I’ve always had a thing for fermented foods of all kinds — pickles, miso, yogurt, vinegars, olives, cured meats, beer and wine, even coffee, tea, cheese, and chocolate — but recently I got all fired up about making my own after hearing a talk by the hyperarticulate and hyperzealous Sandor Katz, author of a book I like a lot called Wild Fermentation, a paean to the yeasts and microorganisms that naturally surround us and to the things they can do for us. For Katz, fermentation is a “a health regimen, a gourmet art, a multicultural adventure, a form of activism, and a spiritual path, all rolled into one.”

Fermented foods are the opposite of industrial, processed food, whose processes either deaden or downright destroy the complex bacterial life so prevalent in fermented foods. We’re so paranoid about bacteria: we have antibacterial soaps, antibiotic drugs — and in Japan they have antibacterial underwear! — but there’s really no escaping microscopic bacteria and fungi. We breathe them, and eat billions of them every time we take a bite of something. Every culture on earth makes use of them. They help us digest and they boost our immune systems. We are, quite literally, the descendants of bacteria.

Happily, fermented foods are also chuck full umami, and bring us gripping and varied flavors.
There is much to say about Katz’s book; I’ll try to get around to a full review of it soon.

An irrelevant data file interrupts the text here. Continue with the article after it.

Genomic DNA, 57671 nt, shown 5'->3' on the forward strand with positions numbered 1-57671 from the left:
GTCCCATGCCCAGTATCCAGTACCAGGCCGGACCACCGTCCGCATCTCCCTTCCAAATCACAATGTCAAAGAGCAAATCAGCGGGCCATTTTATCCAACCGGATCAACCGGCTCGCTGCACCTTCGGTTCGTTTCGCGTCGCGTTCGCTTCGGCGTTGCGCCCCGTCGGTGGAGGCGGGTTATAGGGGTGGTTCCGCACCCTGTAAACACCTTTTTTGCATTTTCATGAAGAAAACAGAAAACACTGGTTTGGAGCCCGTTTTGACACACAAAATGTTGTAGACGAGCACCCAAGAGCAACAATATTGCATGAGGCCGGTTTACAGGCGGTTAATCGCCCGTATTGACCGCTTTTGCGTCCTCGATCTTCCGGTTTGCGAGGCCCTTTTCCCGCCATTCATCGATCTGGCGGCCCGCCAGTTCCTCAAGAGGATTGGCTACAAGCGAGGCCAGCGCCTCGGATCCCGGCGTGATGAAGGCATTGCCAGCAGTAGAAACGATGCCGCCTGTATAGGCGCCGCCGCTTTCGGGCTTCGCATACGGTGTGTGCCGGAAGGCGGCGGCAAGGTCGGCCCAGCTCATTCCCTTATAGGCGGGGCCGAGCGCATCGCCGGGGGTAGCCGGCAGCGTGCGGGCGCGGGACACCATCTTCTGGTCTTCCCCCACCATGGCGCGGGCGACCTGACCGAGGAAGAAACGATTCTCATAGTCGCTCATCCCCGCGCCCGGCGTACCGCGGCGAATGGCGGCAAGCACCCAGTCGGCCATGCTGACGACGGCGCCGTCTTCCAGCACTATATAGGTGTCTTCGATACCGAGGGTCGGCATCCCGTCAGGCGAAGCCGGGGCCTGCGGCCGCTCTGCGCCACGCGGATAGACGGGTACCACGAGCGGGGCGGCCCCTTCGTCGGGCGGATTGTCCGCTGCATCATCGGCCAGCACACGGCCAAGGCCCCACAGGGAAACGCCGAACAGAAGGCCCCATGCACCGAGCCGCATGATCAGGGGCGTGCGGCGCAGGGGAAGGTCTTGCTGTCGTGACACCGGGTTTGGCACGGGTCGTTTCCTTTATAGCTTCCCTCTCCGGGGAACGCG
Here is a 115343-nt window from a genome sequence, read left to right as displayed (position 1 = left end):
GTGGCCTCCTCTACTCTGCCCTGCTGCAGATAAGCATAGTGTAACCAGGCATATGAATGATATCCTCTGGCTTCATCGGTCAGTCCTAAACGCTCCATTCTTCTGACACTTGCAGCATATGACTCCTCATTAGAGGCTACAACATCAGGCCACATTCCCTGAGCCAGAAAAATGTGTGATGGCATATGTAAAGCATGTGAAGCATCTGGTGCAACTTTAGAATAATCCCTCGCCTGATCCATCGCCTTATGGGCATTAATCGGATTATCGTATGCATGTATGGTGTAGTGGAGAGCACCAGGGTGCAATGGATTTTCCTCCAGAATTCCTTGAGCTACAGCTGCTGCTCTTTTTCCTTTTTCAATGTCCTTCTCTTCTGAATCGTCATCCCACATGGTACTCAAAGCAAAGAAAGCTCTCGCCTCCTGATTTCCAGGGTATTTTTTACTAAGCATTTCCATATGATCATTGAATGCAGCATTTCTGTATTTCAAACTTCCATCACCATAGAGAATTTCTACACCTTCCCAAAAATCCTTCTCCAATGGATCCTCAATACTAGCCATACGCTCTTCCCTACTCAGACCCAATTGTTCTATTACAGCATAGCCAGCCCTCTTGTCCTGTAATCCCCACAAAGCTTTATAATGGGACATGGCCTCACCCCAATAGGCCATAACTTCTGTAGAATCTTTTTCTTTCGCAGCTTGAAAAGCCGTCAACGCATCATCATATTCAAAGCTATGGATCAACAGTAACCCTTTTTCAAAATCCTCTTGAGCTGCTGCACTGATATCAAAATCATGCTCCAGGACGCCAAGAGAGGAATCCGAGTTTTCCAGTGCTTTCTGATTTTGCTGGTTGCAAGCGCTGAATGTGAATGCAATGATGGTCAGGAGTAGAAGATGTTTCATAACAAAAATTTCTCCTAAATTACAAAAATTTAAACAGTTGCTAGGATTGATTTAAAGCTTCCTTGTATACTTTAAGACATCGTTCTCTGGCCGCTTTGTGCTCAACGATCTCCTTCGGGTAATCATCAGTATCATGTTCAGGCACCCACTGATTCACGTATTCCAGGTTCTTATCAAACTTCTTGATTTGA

This sauerkraut couldn’t have been simpler to make. Seven heads of cabbage (4 green and 3 red, all of which turned red in the end), shredded with a Benriner (Japanese mandoline) and a bowlful of tangerine salt were the only ingredients. The only hard part about it is the constant pressing down of the cabbage with your fist; you add a layer of cabbage, salt it about as much as you would normally salt something, make a fist, and press down, which breaks down the cellular structure a bit and allows the salt to draw out the considerable water content of the cabbage. Add another layer, more salt, and press down some more, till you have no more cabbage.

The crock I’m using is a German one called a Harsch. It’s 20 liters — I was probably a little too optimistic in calculating my kraut-eating capacity when I bought it, so you might want to get a smaller one if you want to join me on this adventure. It has a brilliant design: two stone weights weigh down the food, which quickly becomes submerged in its own juices, brought out by the salt and by the pressing action. The brim has a moat, in which water is poured, thus preventing insects or anything else from getting into the crock. Fermenting time so far has been about three weeks, and the kraut is stunning — tangy and lively and a little sweet, nothing remotely like the canned/jarred kraut served on hot dogs at ball games. It’s really more like a slaw that’s fermented, with just the right notes of complex sour. I can imagine making this with a different salt, perhaps a saffron salt for a new layer of savory goodness, or maybe even adding some julienned young ginger to it. More experiments to come.